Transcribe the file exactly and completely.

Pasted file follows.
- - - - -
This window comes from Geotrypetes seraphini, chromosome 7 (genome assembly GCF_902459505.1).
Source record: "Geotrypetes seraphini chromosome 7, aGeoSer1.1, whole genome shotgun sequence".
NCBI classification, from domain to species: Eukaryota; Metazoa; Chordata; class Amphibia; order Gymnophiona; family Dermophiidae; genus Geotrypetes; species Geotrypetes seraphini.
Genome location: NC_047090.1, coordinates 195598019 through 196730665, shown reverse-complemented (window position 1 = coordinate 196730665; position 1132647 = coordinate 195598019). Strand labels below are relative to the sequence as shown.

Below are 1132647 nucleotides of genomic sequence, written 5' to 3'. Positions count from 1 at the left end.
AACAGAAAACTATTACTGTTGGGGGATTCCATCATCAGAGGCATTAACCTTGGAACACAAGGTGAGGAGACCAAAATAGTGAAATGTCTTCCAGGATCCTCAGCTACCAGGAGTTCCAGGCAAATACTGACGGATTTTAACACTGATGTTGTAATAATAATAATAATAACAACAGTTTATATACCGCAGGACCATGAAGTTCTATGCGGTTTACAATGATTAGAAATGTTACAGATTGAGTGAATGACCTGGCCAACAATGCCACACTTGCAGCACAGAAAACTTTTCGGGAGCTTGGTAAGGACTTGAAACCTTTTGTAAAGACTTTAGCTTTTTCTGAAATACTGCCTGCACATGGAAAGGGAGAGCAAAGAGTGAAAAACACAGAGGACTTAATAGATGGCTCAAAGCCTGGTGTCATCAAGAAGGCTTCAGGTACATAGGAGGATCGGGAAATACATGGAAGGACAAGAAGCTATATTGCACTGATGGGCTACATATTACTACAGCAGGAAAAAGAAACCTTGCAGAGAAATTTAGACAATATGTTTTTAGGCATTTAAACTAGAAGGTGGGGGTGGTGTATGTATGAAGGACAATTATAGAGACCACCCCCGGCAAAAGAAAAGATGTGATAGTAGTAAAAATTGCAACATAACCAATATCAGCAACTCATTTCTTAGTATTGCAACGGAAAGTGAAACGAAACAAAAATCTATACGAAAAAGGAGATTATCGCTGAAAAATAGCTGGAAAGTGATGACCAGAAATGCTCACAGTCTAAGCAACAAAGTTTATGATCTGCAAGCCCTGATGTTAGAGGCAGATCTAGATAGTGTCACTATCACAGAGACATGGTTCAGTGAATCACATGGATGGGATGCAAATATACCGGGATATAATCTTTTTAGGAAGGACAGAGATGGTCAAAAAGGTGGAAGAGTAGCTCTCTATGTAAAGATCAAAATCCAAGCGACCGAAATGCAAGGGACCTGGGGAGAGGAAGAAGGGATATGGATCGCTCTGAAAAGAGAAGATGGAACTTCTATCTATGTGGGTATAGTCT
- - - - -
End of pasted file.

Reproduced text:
This window comes from Geotrypetes seraphini, chromosome 7 (genome assembly GCF_902459505.1).
Source record: "Geotrypetes seraphini chromosome 7, aGeoSer1.1, whole genome shotgun sequence".
NCBI classification, from domain to species: Eukaryota; Metazoa; Chordata; class Amphibia; order Gymnophiona; family Dermophiidae; genus Geotrypetes; species Geotrypetes seraphini.
Genome location: NC_047090.1, coordinates 195598019 through 196730665, shown reverse-complemented (window position 1 = coordinate 196730665; position 1132647 = coordinate 195598019). Strand labels below are relative to the sequence as shown.

Below are 1132647 nucleotides of genomic sequence, written 5' to 3'. Positions count from 1 at the left end.
AACAGAAAACTATTACTGTTGGGGGATTCCATCATCAGAGGCATTAACCTTGGAACACAAGGTGAGGAGACCAAAATAGTGAAATGTCTTCCAGGATCCTCAGCTACCAGGAGTTCCAGGCAAATACTGACGGATTTTAACACTGATGTTGTAATAATAATAATAATAACAACAGTTTATATACCGCAGGACCATGAAGTTCTATGCGGTTTACAATGATTAGAAATGTTACAGATTGAGTGAATGACCTGGCCAACAATGCCACACTTGCAGCACAGAAAACTTTTCGGGAGCTTGGTAAGGACTTGAAACCTTTTGTAAAGACTTTAGCTTTTTCTGAAATACTGCCTGCACATGGAAAGGGAGAGCAAAGAGTGAAAAACACAGAGGACTTAATAGATGGCTCAAAGCCTGGTGTCATCAAGAAGGCTTCAGGTACATAGGAGGATCGGGAAATACATGGAAGGACAAGAAGCTATATTGCACTGATGGGCTACATATTACTACAGCAGGAAAAAGAAACCTTGCAGAGAAATTTAGACAATATGTTTTTAGGCATTTAAACTAGAAGGTGGGGGTGGTGTATGTATGAAGGACAATTATAGAGACCACCCCCGGCAAAAGAAAAGATGTGATAGTAGTAAAAATTGCAACATAACCAATATCAGCAACTCATTTCTTAGTATTGCAACGGAAAGTGAAACGAAACAAAAATCTATACGAAAAAGGAGATTATCGCTGAAAAATAGCTGGAAAGTGATGACCAGAAATGCTCACAGTCTAAGCAACAAAGTTTATGATCTGCAAGCCCTGATGTTAGAGGCAGATCTAGATAGTGTCACTATCACAGAGACATGGTTCAGTGAATCACATGGATGGGATGCAAATATACCGGGATATAATCTTTTTAGGAAGGACAGAGATGGTCAAAAAGGTGGAAGAGTAGCTCTCTATGTAAAGATCAAAATCCAAGCGACCGAAATGCAAGGGACCTGGGGAGAGGAAGAAGGGATATGGATCGCTCTGAAAAGAGAAGATGGAACTTCTATCTATGTGGGTATAGTCT